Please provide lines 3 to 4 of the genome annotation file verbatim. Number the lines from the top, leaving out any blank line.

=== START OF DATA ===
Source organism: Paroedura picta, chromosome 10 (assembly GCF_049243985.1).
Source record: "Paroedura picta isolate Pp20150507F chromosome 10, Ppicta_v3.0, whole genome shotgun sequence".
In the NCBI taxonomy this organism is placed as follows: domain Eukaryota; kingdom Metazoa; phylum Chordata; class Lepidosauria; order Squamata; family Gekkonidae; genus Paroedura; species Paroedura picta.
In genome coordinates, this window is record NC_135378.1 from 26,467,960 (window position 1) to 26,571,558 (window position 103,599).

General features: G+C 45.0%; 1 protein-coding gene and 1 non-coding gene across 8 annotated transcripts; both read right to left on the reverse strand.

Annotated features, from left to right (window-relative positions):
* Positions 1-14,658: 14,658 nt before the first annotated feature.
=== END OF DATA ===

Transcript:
In the NCBI taxonomy this organism is placed as follows: domain Eukaryota; kingdom Metazoa; phylum Chordata; class Lepidosauria; order Squamata; family Gekkonidae; genus Paroedura; species Paroedura picta.
In genome coordinates, this window is record NC_135378.1 from 26,467,960 (window position 1) to 26,571,558 (window position 103,599).